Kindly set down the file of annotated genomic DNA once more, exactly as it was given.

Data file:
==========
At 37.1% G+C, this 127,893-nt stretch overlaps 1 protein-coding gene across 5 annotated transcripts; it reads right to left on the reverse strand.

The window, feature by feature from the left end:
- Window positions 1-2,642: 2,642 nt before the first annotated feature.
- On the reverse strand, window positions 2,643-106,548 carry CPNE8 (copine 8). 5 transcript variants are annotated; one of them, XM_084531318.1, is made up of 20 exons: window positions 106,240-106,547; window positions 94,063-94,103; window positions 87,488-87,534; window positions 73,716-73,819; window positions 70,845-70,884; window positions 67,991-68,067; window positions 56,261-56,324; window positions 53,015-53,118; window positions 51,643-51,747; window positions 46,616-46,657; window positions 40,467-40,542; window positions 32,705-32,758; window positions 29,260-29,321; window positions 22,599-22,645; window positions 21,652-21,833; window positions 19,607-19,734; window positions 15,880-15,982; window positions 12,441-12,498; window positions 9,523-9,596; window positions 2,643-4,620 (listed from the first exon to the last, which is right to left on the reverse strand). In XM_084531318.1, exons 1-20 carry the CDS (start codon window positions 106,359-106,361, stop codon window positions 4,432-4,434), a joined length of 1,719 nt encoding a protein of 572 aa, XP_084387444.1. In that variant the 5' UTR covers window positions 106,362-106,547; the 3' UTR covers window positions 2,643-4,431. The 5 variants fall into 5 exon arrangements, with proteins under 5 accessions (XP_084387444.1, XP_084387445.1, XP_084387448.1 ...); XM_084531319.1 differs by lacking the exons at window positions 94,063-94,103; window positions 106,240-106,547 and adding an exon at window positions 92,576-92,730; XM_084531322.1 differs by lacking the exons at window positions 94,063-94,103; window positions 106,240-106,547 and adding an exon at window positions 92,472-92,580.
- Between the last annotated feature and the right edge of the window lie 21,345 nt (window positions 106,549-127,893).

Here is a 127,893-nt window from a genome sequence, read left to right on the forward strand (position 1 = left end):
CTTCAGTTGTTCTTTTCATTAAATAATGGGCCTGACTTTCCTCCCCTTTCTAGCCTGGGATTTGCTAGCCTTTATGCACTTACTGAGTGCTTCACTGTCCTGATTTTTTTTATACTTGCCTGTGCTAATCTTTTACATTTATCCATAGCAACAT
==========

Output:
At 37.1% G+C, this 127,893-nt stretch overlaps 1 protein-coding gene across 5 annotated transcripts; it reads right to left on the reverse strand.

The window, feature by feature from the left end:
- Window positions 1-2,642: 2,642 nt before the first annotated feature.
- On the reverse strand, window positions 2,643-106,548 carry CPNE8 (copine 8). 5 transcript variants are annotated; one of them, XM_084531318.1, is made up of 20 exons: window positions 106,240-106,547; window positions 94,063-94,103; window positions 87,488-87,534; window positions 73,716-73,819; window positions 70,845-70,884; window positions 67,991-68,067; window positions 56,261-56,324; window positions 53,015-53,118; window positions 51,643-51,747; window positions 46,616-46,657; window positions 40,467-40,542; window positions 32,705-32,758; window positions 29,260-29,321; window positions 22,599-22,645; window positions 21,652-21,833; window positions 19,607-19,734; window positions 15,880-15,982; window positions 12,441-12,498; window positions 9,523-9,596; window positions 2,643-4,620 (listed from the first exon to the last, which is right to left on the reverse strand). In XM_084531318.1, exons 1-20 carry the CDS (start codon window positions 106,359-106,361, stop codon window positions 4,432-4,434), a joined length of 1,719 nt encoding a protein of 572 aa, XP_084387444.1. In that variant the 5' UTR covers window positions 106,362-106,547; the 3' UTR covers window positions 2,643-4,431. The 5 variants fall into 5 exon arrangements, with proteins under 5 accessions (XP_084387444.1, XP_084387445.1, XP_084387448.1 ...); XM_084531319.1 differs by lacking the exons at window positions 94,063-94,103; window positions 106,240-106,547 and adding an exon at window positions 92,576-92,730; XM_084531322.1 differs by lacking the exons at window positions 94,063-94,103; window positions 106,240-106,547 and adding an exon at window positions 92,472-92,580.
- Between the last annotated feature and the right edge of the window lie 21,345 nt (window positions 106,549-127,893).

Here is a 127,893-nt window from a genome sequence, read left to right on the forward strand (position 1 = left end):
CTTCAGTTGTTCTTTTCATTAAATAATGGGCCTGACTTTCCTCCCCTTTCTAGCCTGGGATTTGCTAGCCTTTATGCACTTACTGAGTGCTTCACTGTCCTGATTTTTTTTATACTTGCCTGTGCTAATCTTTTACATTTATCCATAGCAACAT